If a bromantic comedy genre ever catches on, “I Love You, Man” will be its “The Great Train Robbery.”  The movie follows the relationship between Peter Klaven (Paul Rudd) and Sidney Fife (Jason Segel) that forms after the former’s wife worries about him not having any guy friends.  Their adventures are dastardly hilarious, but the movie’s unforeseen strength is its brain.  “I Love You, Man” is a brilliant satire of how we see relationships, executed by the juxtaposition of a romantic partnership and a casual friendship.  Slowly but surely, the functions of both of Peter’s relationships begin to switch.  If we weren’t aware of the context of Sidney and Peter’s male camaraderie, would we see them as lovers?  Would the casual observer?  Look deeper into “I Love You, Man” because it is the most understatedly brilliant movie of the year.  Slappin da bass?

“THE PRINCESS AND THE FROG”

The hand-drawn animation glory days are revived with great verve through “The Princess and the Frog.”  There is plenty to evoke these classics of my childhood, but even more is new – and no, I’m not talking about the race of the princess.  The movie is as lively as its New Orleans setting, with some larger-than-life characters that amuse and enchant.  Randy Newman’s jazzy score is a vivacious addition to a vibrant movie, and the songs aren’t too shabby either.  With Anika Noni Rose’s silky smooth voice behind the tunes, “The Princess and the Frog” is a high-spirited time as only Disney can give us.

“WHERE THE WILD THINGS ARE”

Spike Jonze’s adaptation of the classic children’s book “Where the Wild Things Are” earned plenty of enemies for its rather despondent outlook while aiming to entertain the youngsters.  It packs plenty of rollicking fun for that demographic, but the movie definitely means more to those who can look back on childhood for what it really is.  While there is plenty of bliss in this time, our youthful years are also filled with questioning and struggles.  Jonze gets the big picture, and his movie provides one of the few honest portrayals of childhood in cinema.  Stark and grim as it may be, we can’t argue with it.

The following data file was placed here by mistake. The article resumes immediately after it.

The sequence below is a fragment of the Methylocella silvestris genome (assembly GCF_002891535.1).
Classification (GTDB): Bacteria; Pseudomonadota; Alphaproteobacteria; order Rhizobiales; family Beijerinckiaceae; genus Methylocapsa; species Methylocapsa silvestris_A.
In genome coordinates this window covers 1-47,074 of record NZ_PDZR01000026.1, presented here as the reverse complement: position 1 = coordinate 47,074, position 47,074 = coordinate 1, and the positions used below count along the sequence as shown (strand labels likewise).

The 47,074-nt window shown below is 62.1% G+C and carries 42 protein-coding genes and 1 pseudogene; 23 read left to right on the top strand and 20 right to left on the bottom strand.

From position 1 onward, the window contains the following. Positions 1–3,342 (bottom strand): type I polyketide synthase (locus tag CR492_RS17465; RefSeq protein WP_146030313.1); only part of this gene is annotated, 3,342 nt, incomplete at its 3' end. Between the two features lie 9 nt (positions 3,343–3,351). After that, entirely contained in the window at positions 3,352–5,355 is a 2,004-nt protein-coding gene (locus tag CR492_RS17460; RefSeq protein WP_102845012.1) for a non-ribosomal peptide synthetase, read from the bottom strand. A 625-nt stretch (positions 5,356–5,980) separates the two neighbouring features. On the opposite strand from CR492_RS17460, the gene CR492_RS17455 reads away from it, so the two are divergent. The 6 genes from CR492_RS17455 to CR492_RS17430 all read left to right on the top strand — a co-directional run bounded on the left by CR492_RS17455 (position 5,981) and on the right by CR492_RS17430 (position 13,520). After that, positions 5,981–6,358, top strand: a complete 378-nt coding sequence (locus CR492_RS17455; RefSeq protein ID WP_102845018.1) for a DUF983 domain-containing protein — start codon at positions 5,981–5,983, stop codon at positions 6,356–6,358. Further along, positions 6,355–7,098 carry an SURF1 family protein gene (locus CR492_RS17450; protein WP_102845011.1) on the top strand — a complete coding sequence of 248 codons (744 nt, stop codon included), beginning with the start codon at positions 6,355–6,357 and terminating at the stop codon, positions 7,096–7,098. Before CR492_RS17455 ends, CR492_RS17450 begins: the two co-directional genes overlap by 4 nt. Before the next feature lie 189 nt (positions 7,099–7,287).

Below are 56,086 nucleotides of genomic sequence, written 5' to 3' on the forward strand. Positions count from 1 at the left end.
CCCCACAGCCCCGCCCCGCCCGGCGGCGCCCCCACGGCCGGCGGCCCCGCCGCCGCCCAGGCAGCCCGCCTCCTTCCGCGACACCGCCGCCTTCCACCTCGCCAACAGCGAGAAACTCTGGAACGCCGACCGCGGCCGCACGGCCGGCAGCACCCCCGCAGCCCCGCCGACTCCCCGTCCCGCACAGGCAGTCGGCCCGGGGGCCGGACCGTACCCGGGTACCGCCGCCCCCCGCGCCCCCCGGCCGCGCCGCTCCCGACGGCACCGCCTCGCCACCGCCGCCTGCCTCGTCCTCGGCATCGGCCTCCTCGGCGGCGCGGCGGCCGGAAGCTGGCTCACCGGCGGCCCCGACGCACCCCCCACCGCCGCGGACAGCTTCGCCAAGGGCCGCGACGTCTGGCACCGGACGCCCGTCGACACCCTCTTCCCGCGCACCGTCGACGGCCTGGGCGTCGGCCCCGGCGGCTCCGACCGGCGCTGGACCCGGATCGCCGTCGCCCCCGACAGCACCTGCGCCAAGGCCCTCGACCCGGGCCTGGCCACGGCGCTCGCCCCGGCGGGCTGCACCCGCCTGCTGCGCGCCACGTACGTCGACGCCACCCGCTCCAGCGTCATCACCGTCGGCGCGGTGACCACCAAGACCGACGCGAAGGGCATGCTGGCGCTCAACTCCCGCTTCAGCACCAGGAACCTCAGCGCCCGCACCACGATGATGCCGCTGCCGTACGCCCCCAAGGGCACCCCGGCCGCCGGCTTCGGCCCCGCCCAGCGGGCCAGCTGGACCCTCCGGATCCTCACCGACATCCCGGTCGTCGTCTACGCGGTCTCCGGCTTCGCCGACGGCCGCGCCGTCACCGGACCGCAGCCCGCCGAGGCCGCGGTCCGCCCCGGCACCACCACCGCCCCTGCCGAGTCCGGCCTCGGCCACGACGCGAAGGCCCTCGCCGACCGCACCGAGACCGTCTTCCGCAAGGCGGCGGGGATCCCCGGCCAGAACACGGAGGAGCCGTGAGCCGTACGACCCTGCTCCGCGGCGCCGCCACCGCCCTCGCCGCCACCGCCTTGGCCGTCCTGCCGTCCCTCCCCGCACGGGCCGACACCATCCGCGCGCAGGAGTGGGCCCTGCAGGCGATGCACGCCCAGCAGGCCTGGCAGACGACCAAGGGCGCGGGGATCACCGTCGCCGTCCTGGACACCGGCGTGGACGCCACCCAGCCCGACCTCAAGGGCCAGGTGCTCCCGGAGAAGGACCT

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Oscar Moment: “Crazy Heart”

9 12 2009

Here’s a little Oscar story for you, told just like a fairy tale!

Once upon a time, there was a studio called Fox Searchlight.  This was a specialty studio, so their job was to release movies that would be critically acclaimed and win lots of Oscars.

But in September, it was becoming inherently clear that things weren’t quite panning out for Fox Searchlight.  “(500) Days of Summer” and “Adam” weren’t really Academy-type movies, and “Amelia” was a huge bomb with critics.  With only Wes Anderson’s animated “Fantastic Mr. Fox” left to release, they didn’t seem to have any viable candidate for big categories at the Oscars (although some author’s commentary: Zooey Deschanel and Joseph Gordon-Levitt deserve to be nominated).

Fox Searchlight, who gave us last year’s Best Picture “Slumdog Millionaire,” had to do something to put themselves on the awards season map.  So they used a trick play and moved “Crazy Heart,” originally scheduled for release in 2010, up to December 2009.

“Crazy Heart” is about an aged, washed-up country singer who falls in love with a younger female journalist and begins the trek back to the place he loves the most: the stage.

Does this sound familiar?  Think back to just last year…

“The Wrestler” is about an aged, washed-up wrestler who falls in love with a younger female stripper and begins the trek back to the place he loves the most: the ring.

But the comparisons shouldn’t stop there.  Both movies feature a sort of “rebirth” performance from their lead actors who have been ignored by the Oscars previously.  Jeff Bridges, the main man of “Crazy Heart,” has not hit the depths quite like “The Wrestler”‘s Mickey Rourke, whose struggles with drug abuse were widely publicized.  Bridges, on the other hand, has been doing rounds as a valuable character actor over the past few years and has deep respect in the industry.  However, Fox Searchlight wants to make sure that we know that he has been an Oscar bridesmaid four times.  They also make the somewhat hyperbolic claim that this is “the performance of a lifetime.”  I think its pretty safe to say that all the hopes of this movie ride on Bridges’ shoulders.